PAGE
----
7.3. Case Study: Roman Numerals

## 7.3. Case Study: Roman Numerals

You've most likely seen Roman numerals, even if you didn't recognize them. You may have seen them in copyrights of old movies and television shows (“Copyright MCMXLVI” instead of “Copyright 1946”), or on the dedication walls of libraries or universities (“established MDCCCLXXXVIII” instead of “established 1888”). You may also have seen them in outlines and bibliographical references. It's a system of representing numbers that really does date back to the ancient Roman empire (hence the name).

In Roman numerals, there are seven characters that are repeated and combined in various ways to represent numbers.

• I = 1
• V = 5
• X = 10
• L = 50
• C = 100
• D = 500
• M = 1000

The following are some general rules for constructing Roman numerals:

• Characters are additive. I is 1, II is 2, and III is 3. VI is 6 (literally, “5 and 1”), VII is 7, and VIII is 8.
• The tens characters (I, X, C, and M) can be repeated up to three times. At 4, you need to subtract from the next highest fives character. You can't represent 4 as IIII; instead, it is represented as IV (“1 less than 5”). The number 40 is written as XL (10 less than 50), 41 as XLI, 42 as XLII, 43 as XLIII, and then 44 as XLIV (10 less than 50, then 1 less than 5).
• Similarly, at 9, you need to subtract from the next highest tens character: 8 is VIII, but 9 is IX (1 less than 10), not VIIII (since the I character can not be repeated four times). The number 90 is XC, 900 is CM.
• The fives characters can not be repeated. The number 10 is always represented as X, never as VV. The number 100 is always C, never LL.
• Roman numerals are always written highest to lowest, and read left to right, so the order the of characters matters very much. DC is 600; CD is a completely different number (400, 100 less than 500). CI is 101; IC is not even a valid Roman numeral (because you can't subtract 1 directly from 100; you would need to write it as XCIX, for 10 less than 100, then 1 less than 10).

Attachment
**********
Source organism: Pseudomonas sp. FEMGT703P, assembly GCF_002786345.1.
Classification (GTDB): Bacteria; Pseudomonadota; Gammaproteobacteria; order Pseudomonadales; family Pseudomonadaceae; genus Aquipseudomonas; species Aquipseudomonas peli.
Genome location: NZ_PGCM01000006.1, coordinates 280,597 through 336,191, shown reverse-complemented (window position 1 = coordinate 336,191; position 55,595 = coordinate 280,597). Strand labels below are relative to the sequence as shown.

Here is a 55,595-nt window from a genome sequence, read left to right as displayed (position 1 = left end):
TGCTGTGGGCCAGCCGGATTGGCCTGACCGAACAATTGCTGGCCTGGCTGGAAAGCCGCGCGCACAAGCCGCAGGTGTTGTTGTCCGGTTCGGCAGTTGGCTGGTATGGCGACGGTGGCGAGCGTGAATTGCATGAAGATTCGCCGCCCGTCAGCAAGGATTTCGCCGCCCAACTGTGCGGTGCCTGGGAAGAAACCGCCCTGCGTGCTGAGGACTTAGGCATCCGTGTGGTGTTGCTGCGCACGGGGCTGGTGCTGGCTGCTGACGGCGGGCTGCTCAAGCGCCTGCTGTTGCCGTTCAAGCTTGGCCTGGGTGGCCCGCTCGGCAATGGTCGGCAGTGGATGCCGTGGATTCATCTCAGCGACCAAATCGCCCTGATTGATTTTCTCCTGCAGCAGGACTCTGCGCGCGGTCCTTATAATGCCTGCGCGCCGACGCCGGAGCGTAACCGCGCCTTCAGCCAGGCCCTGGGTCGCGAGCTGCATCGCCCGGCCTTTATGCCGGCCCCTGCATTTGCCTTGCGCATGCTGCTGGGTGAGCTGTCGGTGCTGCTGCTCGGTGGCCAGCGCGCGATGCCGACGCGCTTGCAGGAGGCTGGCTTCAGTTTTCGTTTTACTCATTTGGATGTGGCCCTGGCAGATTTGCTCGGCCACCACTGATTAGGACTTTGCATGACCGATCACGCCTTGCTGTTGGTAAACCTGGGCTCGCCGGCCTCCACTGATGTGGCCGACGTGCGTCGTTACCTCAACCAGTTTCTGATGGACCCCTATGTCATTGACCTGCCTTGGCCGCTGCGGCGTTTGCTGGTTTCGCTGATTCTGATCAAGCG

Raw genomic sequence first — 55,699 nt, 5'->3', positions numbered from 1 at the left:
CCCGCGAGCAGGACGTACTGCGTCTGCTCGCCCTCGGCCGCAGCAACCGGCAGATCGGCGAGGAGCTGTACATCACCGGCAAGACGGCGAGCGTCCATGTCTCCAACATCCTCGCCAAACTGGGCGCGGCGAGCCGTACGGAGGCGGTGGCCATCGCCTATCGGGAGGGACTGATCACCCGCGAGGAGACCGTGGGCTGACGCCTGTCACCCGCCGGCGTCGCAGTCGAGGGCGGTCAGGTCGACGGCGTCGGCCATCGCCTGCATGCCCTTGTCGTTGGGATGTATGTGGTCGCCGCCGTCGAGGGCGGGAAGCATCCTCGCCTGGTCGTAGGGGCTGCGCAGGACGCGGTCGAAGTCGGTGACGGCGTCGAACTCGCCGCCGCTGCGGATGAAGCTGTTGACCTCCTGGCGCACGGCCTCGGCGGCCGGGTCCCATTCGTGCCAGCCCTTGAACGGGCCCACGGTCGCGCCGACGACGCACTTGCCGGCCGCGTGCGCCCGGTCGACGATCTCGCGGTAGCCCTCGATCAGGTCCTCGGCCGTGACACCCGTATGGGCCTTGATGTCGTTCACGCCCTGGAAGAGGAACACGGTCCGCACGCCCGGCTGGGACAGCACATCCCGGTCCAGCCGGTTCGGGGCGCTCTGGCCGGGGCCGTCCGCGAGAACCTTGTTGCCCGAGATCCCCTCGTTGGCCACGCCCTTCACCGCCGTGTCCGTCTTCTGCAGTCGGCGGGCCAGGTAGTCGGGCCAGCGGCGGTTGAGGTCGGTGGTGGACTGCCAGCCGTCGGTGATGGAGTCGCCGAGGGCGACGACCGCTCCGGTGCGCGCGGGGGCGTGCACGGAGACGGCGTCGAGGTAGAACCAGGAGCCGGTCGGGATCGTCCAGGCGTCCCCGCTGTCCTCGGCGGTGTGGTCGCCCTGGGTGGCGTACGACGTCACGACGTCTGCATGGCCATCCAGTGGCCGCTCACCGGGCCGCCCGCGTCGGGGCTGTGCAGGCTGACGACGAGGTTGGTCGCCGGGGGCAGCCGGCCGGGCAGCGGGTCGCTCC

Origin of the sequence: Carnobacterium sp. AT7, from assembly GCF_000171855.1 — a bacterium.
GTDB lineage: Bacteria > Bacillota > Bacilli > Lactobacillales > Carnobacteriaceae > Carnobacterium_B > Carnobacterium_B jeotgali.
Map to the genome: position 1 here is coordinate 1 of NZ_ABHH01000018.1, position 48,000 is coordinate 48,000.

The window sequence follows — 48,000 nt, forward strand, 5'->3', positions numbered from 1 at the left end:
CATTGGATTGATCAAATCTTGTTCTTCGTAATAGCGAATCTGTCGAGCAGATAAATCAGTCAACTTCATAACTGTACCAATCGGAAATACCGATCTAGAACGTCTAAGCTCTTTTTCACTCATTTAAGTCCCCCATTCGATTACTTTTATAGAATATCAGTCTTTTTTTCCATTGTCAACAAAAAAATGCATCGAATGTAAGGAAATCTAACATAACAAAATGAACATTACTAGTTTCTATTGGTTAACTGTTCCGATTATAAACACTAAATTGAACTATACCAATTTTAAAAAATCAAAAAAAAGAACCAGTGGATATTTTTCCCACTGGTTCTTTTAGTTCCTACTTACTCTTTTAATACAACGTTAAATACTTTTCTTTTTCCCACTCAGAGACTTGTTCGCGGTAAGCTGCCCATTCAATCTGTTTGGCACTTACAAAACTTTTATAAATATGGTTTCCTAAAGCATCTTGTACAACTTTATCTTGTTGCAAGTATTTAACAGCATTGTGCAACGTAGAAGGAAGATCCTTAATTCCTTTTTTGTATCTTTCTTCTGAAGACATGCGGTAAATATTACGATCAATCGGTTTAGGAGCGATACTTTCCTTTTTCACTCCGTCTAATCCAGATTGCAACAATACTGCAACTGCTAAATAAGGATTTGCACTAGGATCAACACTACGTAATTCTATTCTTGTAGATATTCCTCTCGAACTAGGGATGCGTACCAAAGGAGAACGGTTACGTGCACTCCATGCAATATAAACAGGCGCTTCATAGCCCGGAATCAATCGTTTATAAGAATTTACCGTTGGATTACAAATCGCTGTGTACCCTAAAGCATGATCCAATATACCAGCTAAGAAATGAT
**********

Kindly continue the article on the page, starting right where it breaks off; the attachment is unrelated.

### 7.3.1. Checking for Thousands

What would it take to validate that an arbitrary string is a valid Roman numeral? Let's take it one digit at a time. Since Roman numerals are always written highest to lowest, let's start with the highest: the thousands place. For numbers 1000 and higher, the thousands are represented by a series of M characters.

### Example 7.3. Checking for Thousands

```>>> import re
>>> pattern = '^M?M?M?\$'
>>> re.search(pattern, 'M')
<SRE_Match object at 0106FB58>
>>> re.search(pattern, 'MM')
<SRE_Match object at 0106C290>
>>> re.search(pattern, 'MMM')
<SRE_Match object at 0106AA38>
>>> re.search(pattern, 'MMMM')
>>> re.search(pattern, '')
<SRE_Match object at 0106F4A8>```
 This pattern has three parts: ^ to match what follows only at the beginning of the string. If this were not specified, the pattern would match no matter where the M characters were, which is not what you want. You want to make sure that the M characters, if they're there, are at the beginning of the string. M? to optionally match a single M character. Since this is repeated three times, you're matching anywhere from zero to three M characters in a row. \$ to match what precedes only at the end of the string. When combined with the ^ character at the beginning, this means that the pattern must match the entire string, with no other characters before or after the M characters. The essence of the re module is the search function, that takes a regular expression (pattern) and a string ('M') to try to match against the regular expression. If a match is found, search returns an object which has various methods to describe the match; if no match is found, search returns None, the Python null value. All you care about at the moment is whether the pattern matches, which you can tell by just looking at the return value of search. 'M' matches this regular expression, because the first optional M matches and the second and third optional M characters are ignored. 'MM' matches because the first and second optional M characters match and the third M is ignored. 'MMM' matches because all three M characters match. 'MMMM' does not match. All three M characters match, but then the regular expression insists on the string ending (because of the \$ character), and the string doesn't end yet (because of the fourth M). So search returns None. Interestingly, an empty string also matches this regular expression, since all the M characters are optional.